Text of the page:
Alumni Thaine Michie (left), Vivian Lee Kerr and Charles (Chuck) Sylvester, Jr. are being honored by the CSU Alumni Association and 50 Year Club Committee on Oct. 8.
Each year, the Colorado State University Alumni Association and 50 Year Club Committee recognize two alumni who graduated at least 50 years ago for career achievement and public service. If you’re counting, that’s the Class of 1971 and before.
An additional award is being presented this year: Exceptional Achievement for National Western Stock Show. This award acknowledges an alum who has been recognized as having made significant contributions to the National Western Stock Show and who has brought honor to Colorado State University and to themselves.
“Based on CSU’s long-standing relationship with the National Western Stock Show, the Alumni Association and the 50 Year Club Committee felt compelled to honor that legacy,” said Kristi Bohlender, the executive director of the Alumni Association. “We have a deserving alumnus in Chuck Sylvester, and we hope this award further strengthens CSU’s established partnership with this legendary event.”
Award nominations are reviewed by the 50 Year Club Committee, a group of alumni volunteers who all graduated 50 years ago or more. They meet year-round and oversee the nomination and selection process. They also assist with the 50 Year Club Luncheon, held during Homecoming and Family Weekend, where the awards are presented. This year’s Luncheon is being held Friday, Oct. 8. Click here for details and to register for the event.
Career Achievement – Thaine Michie (B.S., ’63)
Thaine Michie began his lifetime career in the electrical power industry when he worked part time and summers with Fort Collins Light and Power while earning his electrical engineering degree at CSU.
He held several positions in Northern Colorado’s power industry before joining the Platte River Power Authority in 1982 as the operations manager. In 1987, he became general manager/CEO. He was well known throughout the industry for his forward-thinking expertise and humble leadership, as well as his willingness to work with individuals at every level of the organization.
During Michie’s tenure at the PRPA, he transformed the company from primarily a generation and transmission development utility to an efficient, low-cost wholesale power provider, and it became the first utility in Colorado to offer utility-produced wind energy.
His career came with plenty of pressures and responsibilities, but Michie’s family remained a priority. He and his wife, Marilynn, raised three children and supported their participation in numerous sports and 4-H activities. Michie continues to be involved in the community by serving on the board of directors for the Poudre Valley Rural Electric Association.
Public Service – Vivian Lee Kerr (B.S., ’69; M.Ed., ’77)
When Vivian Lee Kerr left Newark, New Jersey, to attend Colorado State in 1965, she encountered a student body and faculty who were nearly all white, as well as racism on campus and in the community. Inspired by civil rights protests around the country, she and other Black students set out to change things.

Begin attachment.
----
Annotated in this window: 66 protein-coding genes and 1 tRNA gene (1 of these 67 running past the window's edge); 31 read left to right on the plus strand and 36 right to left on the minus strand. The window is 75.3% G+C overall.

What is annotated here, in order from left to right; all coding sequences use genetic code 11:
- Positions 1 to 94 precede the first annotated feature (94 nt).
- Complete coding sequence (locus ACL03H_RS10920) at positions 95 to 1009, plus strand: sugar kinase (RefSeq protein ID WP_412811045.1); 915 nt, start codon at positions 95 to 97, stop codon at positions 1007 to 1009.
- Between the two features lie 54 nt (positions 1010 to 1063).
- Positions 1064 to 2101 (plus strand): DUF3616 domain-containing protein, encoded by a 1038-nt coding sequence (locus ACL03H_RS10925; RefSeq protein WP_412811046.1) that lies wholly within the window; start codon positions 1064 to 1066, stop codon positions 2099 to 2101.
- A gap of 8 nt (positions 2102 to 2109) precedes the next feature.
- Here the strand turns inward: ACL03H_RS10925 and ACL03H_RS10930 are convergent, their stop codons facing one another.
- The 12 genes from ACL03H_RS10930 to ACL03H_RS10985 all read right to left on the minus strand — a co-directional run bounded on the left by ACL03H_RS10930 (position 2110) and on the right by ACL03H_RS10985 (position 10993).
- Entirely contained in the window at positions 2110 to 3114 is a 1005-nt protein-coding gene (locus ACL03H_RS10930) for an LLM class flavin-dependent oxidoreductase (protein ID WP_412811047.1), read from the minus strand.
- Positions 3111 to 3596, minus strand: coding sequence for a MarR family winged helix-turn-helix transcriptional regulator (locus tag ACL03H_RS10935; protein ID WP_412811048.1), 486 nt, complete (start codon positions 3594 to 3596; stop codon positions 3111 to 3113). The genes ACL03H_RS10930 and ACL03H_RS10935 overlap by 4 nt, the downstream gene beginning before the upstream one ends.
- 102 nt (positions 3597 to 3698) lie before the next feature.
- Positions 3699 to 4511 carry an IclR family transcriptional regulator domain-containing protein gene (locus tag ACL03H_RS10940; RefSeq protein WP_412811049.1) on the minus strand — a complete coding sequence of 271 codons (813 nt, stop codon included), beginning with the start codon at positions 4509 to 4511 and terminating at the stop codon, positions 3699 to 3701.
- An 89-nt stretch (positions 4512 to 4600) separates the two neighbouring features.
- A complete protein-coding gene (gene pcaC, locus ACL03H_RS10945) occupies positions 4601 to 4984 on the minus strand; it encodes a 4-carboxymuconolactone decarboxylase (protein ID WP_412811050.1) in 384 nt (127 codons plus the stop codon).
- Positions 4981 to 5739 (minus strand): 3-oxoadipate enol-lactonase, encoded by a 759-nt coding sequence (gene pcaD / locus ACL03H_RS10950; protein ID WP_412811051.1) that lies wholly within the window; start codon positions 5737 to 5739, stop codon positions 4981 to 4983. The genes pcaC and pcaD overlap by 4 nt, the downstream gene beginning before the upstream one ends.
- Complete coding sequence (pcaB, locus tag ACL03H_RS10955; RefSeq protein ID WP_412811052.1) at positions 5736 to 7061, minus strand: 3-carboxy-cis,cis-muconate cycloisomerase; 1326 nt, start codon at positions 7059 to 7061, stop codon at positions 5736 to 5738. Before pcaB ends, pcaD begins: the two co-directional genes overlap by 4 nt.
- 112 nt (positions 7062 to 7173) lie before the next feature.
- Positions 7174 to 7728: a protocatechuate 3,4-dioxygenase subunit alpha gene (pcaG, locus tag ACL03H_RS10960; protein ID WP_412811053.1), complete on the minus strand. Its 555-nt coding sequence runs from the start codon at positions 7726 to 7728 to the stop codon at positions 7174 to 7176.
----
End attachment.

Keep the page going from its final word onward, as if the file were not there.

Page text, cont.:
In 1967, they formed the Black Student Alliance, and together with other organizations, worked to provide a more equitable educational environment for all students. The following year, Kerr helped create Project GO, a program designed to recruit and retain more minority students.
She married Floyd Kerr (B.S., ’69; M.Ed., ’76) in 1969 and they left Colorado following graduation, returning in 1974 when Floyd Kerr became CSU’s first Black assistant basketball coach. Vivian Kerr worked in Financial Aid, the first Black person to so. She was the founding director of Black Student Services and wrote the federal grant proposal for CSU’s Academic Advancement Program, then served as director of both programs for two years.
The Kerrs currently live in Baton Rouge, Louisiana, where Vivian Kerr has been the director of the Southern University Museum of Art for 21 years. In 2018, she was presented the Trailblazer Award for her courage and determination to make CSU a better place for all.
Exceptional Achievement for National Western Stock Show – Charles (Chuck) Sylvester, Jr. (B.S., ’61; M.Agr., ’86)
Charles (Chuck) Sylvester, Jr. was raised on a fourth-generation family farm in LaSalle, Colorado. He actively participated in 4-H and credits that experience for his interest in livestock, which led to his career in animal agriculture.
In 1978, Sylvester became the general manager of the National Western Stock Show in Denver, where he served in that capacity for 25 years. Under his leadership, it became the largest agricultural show in the United States. He tripled the annual attendance to nearly 650,000 by adding days to the show and attracting urban newcomers with new programs and events.
Sylvester also served as the president of the North American Livestock Show and Rodeo Managers Association. During the 1990s, he was one of the first major livestock show managers in the country willing to proactively address the issue of livestock show ethics. He gave six years to CSU as an Extension agent and four years as the assistant manager of the Colorado State Fair, where he helped produce its centennial year celebration.
Among his many accomplishments, Sylvester has served as the president/co-chair of CSU’s Ag Day and is a charter member of the CSU Beef Club and CSU Wranglers, which provide scholarships for the College of Agricultural Sciences. He was inducted into the Colorado Agriculture Hall of Fame in 2004 and the Colorado 4-H Hall of Fame in 2011.